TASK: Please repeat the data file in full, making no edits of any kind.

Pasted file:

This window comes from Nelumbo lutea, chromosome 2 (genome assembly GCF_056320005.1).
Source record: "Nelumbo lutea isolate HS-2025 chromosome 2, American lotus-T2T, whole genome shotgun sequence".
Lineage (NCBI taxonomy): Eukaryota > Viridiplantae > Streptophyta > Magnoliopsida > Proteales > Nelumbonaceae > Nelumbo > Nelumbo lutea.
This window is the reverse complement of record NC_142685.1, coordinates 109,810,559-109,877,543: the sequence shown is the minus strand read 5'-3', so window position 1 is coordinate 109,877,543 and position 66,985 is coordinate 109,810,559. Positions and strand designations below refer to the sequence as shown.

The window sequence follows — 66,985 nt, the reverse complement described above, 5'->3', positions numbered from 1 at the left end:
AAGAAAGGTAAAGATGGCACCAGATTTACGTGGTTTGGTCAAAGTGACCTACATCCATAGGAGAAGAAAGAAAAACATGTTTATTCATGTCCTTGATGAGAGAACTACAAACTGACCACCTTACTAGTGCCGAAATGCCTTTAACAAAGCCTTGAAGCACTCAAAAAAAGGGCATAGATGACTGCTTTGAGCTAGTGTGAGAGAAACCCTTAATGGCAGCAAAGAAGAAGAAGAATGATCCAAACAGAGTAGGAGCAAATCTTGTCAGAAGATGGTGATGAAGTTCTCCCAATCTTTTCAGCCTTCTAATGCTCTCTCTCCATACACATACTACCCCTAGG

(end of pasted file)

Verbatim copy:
This window comes from Nelumbo lutea, chromosome 2 (genome assembly GCF_056320005.1).
Source record: "Nelumbo lutea isolate HS-2025 chromosome 2, American lotus-T2T, whole genome shotgun sequence".
Lineage (NCBI taxonomy): Eukaryota > Viridiplantae > Streptophyta > Magnoliopsida > Proteales > Nelumbonaceae > Nelumbo > Nelumbo lutea.
This window is the reverse complement of record NC_142685.1, coordinates 109,810,559-109,877,543: the sequence shown is the minus strand read 5'-3', so window position 1 is coordinate 109,877,543 and position 66,985 is coordinate 109,810,559. Positions and strand designations below refer to the sequence as shown.

The window sequence follows — 66,985 nt, the reverse complement described above, 5'->3', positions numbered from 1 at the left end:
AAGAAAGGTAAAGATGGCACCAGATTTACGTGGTTTGGTCAAAGTGACCTACATCCATAGGAGAAGAAAGAAAAACATGTTTATTCATGTCCTTGATGAGAGAACTACAAACTGACCACCTTACTAGTGCCGAAATGCCTTTAACAAAGCCTTGAAGCACTCAAAAAAAGGGCATAGATGACTGCTTTGAGCTAGTGTGAGAGAAACCCTTAATGGCAGCAAAGAAGAAGAAGAATGATCCAAACAGAGTAGGAGCAAATCTTGTCAGAAGATGGTGATGAAGTTCTCCCAATCTTTTCAGCCTTCTAATGCTCTCTCTCCATACACATACTACCCCTAGG